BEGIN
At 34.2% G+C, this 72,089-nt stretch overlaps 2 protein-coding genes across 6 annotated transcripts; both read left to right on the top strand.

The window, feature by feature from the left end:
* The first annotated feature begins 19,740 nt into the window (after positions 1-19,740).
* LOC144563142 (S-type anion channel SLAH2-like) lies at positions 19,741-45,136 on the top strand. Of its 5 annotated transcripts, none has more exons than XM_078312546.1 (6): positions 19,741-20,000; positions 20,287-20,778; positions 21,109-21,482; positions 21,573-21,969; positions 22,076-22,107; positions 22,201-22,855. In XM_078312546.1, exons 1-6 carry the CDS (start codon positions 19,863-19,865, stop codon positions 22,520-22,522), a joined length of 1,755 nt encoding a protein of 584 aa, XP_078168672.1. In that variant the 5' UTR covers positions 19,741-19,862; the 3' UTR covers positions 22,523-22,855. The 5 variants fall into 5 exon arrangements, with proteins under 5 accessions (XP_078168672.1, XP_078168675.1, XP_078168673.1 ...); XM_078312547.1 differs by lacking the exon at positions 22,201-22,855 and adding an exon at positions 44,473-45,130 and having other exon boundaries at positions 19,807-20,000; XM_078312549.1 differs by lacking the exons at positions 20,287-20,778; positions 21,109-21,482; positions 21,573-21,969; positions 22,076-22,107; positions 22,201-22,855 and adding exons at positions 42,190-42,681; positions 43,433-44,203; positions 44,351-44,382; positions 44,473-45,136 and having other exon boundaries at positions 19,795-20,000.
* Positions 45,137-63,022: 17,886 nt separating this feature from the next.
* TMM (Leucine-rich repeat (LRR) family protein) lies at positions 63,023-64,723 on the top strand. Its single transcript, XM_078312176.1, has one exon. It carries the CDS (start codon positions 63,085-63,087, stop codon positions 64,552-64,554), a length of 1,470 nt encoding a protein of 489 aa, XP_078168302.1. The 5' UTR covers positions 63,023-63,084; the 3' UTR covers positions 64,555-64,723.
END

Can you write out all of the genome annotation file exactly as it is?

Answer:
At 34.2% G+C, this 72,089-nt stretch overlaps 2 protein-coding genes across 6 annotated transcripts; both read left to right on the top strand.

The window, feature by feature from the left end:
* The first annotated feature begins 19,740 nt into the window (after positions 1-19,740).
* LOC144563142 (S-type anion channel SLAH2-like) lies at positions 19,741-45,136 on the top strand. Of its 5 annotated transcripts, none has more exons than XM_078312546.1 (6): positions 19,741-20,000; positions 20,287-20,778; positions 21,109-21,482; positions 21,573-21,969; positions 22,076-22,107; positions 22,201-22,855. In XM_078312546.1, exons 1-6 carry the CDS (start codon positions 19,863-19,865, stop codon positions 22,520-22,522), a joined length of 1,755 nt encoding a protein of 584 aa, XP_078168672.1. In that variant the 5' UTR covers positions 19,741-19,862; the 3' UTR covers positions 22,523-22,855. The 5 variants fall into 5 exon arrangements, with proteins under 5 accessions (XP_078168672.1, XP_078168675.1, XP_078168673.1 ...); XM_078312547.1 differs by lacking the exon at positions 22,201-22,855 and adding an exon at positions 44,473-45,130 and having other exon boundaries at positions 19,807-20,000; XM_078312549.1 differs by lacking the exons at positions 20,287-20,778; positions 21,109-21,482; positions 21,573-21,969; positions 22,076-22,107; positions 22,201-22,855 and adding exons at positions 42,190-42,681; positions 43,433-44,203; positions 44,351-44,382; positions 44,473-45,136 and having other exon boundaries at positions 19,795-20,000.
* Positions 45,137-63,022: 17,886 nt separating this feature from the next.
* TMM (Leucine-rich repeat (LRR) family protein) lies at positions 63,023-64,723 on the top strand. Its single transcript, XM_078312176.1, has one exon. It carries the CDS (start codon positions 63,085-63,087, stop codon positions 64,552-64,554), a length of 1,470 nt encoding a protein of 489 aa, XP_078168302.1. The 5' UTR covers positions 63,023-63,084; the 3' UTR covers positions 64,555-64,723.